Although the present invention has been described in connection with certain specific embodiments (for example, the documents incorporated into this patent document above) for instructional purposes, the present invention is not limited thereto. In some embodiments, an activation is sent to a PDP, is translated into device-specific instructions, and the device-specific instructions then pass through a portion of the internet on their way to a device to be configured, whereas in other embodiments the PDP is located in close proximity to the device to be configured such that the activation is sent to the PDP, is translated into device-specific instructions, and the device-specific instructions are sent to the device to be configured without the device-specific instructions ever passing over the internet. In a specific embodiment, a network-based service is offered to a customer using a plurality of devices, each communicating with the xAuthority core server through a separate PDP. A separate activation is sent to each PDP to configure the device connected to the PDP to set up the service for the customer. In some embodiments, a service driver is installed on a PDP before an activation is sent to the PDP. The activation is then translated by the service driver into device-specific instructions. In other embodiments, a service driver is sent to and installed on a PDP after an activation is sent to the PDP. After the service driver is installed on the PDP, it translates the activation into device-specific instructions.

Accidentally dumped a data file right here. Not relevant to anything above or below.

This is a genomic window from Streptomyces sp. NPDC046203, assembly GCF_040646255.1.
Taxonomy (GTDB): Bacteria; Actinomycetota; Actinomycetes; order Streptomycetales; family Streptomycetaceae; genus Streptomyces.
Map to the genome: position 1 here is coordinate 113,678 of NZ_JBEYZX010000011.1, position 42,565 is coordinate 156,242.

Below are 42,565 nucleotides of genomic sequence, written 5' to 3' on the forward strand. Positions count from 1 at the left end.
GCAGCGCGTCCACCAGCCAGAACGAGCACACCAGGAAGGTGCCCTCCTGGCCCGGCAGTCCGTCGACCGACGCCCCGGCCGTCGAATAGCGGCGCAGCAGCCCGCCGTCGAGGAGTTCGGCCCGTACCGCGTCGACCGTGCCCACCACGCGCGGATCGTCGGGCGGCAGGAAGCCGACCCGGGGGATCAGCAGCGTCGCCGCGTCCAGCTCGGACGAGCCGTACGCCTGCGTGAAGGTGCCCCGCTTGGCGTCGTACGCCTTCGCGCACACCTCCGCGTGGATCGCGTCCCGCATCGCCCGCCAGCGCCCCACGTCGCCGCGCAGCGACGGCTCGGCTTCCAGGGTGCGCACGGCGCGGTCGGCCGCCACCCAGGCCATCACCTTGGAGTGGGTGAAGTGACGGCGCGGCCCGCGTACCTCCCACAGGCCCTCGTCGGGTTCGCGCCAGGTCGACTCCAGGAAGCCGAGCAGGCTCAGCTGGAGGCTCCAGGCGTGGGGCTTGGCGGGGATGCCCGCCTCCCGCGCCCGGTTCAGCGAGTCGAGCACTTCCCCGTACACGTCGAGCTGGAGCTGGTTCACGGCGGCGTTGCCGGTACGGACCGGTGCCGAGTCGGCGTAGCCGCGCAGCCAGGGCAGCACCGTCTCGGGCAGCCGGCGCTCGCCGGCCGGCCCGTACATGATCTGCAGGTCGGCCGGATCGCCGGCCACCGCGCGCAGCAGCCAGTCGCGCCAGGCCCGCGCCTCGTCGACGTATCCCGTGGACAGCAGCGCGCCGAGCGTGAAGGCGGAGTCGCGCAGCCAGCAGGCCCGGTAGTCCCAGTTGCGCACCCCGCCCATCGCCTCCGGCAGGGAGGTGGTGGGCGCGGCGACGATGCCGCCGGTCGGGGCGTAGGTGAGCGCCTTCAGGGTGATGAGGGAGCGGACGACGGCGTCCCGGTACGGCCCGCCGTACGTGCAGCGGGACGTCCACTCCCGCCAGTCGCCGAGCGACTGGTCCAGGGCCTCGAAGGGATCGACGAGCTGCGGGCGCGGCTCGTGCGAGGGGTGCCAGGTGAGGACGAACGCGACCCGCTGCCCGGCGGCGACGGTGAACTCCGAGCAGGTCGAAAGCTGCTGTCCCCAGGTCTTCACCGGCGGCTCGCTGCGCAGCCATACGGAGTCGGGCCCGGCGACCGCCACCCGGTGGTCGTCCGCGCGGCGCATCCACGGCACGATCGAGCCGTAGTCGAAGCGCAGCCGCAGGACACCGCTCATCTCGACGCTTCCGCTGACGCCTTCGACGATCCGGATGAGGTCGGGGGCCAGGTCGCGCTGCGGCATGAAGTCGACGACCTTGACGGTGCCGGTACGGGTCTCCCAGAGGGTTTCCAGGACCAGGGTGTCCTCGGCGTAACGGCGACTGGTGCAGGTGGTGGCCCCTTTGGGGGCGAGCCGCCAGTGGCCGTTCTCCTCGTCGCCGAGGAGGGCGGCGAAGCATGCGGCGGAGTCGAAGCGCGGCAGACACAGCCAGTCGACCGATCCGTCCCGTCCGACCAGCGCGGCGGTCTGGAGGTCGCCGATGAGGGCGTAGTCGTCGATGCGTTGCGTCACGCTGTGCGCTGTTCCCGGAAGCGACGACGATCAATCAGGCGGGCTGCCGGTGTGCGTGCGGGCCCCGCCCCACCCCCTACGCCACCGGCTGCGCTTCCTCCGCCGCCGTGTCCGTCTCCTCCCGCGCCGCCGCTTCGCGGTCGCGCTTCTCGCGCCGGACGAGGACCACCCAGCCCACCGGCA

Accordingly, various modifications, adaptations, and combinations of various features of the described embodiments can be practiced without departing from the scope of the invention as set forth in the claims.
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|U.S. Classification||709/220, 709/217, 709/222|
|International Classification||G06F9/445, G06F15/177, H04L29/08, G06F15/16, H04L29/06|
|Cooperative Classification||H04L65/605, H04N21/47202, H04N21/8543, H04L29/06027, H04N21/2543, H04L29/06, G06F9/4411, H04L63/0272, H04L63/083, H04L67/28, H04L67/2823, H04L67/16|
|European Classification||H04L29/06C2, H04L29/06M6C6, H04L29/08N27F, H04L29/06, H04L29/08N15, H04L29/08N27, H04N21/2543, H04N21/472D, H04N21/8543, H04L63/02C, G06F9/44A4|
|Jan 27, 2006||AS||Assignment|
Owner name: ATREUS SYSTEMS CORP., CANADA
Free format text: ASSIGNMENT OF ASSIGNORS INTEREST;ASSIGNORS:BELLINGER, DOUGLAS;BURKE, RICHARD;PHILLIPS, THOMAS;AND OTHERS;REEL/FRAME:017525/0350
Effective date: 20021206
|Jan 31, 2008||AS||Assignment|
Owner name: SQUARE 1 BANK, NORTH CAROLINA
Free format text: SECURITY AGREEMENT;ASSIGNOR:ATREUS SYSTEMS, INC.;REEL/FRAME:020451/0274
Effective date: 20071130
|Oct 3, 2008||AS||Assignment|
Owner name: ATREUS SYSTEMS CORP., CANADA
Free format text: RELEASE OF SECURITY INTEREST;ASSIGNORS:MOBIUS TECHNOLOGY VENTURES VI L.P.;MOBIUS TECHNOLOGY VENTURES ADVISORS FUND VI L.P.;MOBIUS TECHNOLOGY VENTURES SIDE FUND VI L.P.;AND OTHERS;REEL/FRAME:021630/0313
Effective date: 20080430
|Oct 7, 2008||AS||Assignment|
Owner name: SONUS NETWORKS CORP., CANADA
Free format text: CHANGE OF NAME;ASSIGNOR:ATREUS SYSTEMS CORP.;REEL/FRAME:021640/0230
Effective date: 20080626
|Oct 10, 2008||AS||Assignment|
Owner name: SONUS NETWORKS, INC., MASSACHUSETTS
Free format text: ASSIGNMENT OF ASSIGNORS INTEREST;ASSIGNOR:SONUS NETWORKS CORP.;REEL/FRAME:021658/0652
Effective date: 20081008
|May 17, 2011||CC||Certificate of correction|
|Jun 20, 2014||FPAY||Fee payment|
Year of fee payment: 4
|Sep 12, 2014||AS||Assignment|
Free format text: SECURITY INTEREST;ASSIGNORS:SONUS NETWORKS, INC.;SONUS FEDERAL, INC.;NETWORK EQUIPMENT TECHNOLOGIES, INC.;AND OTHERS;REEL/FRAME:033728/0409
Owner name: BANK OF AMERICA, N.A., AS ADMINISTRATIVE AGENT, MA
Effective date: 20140627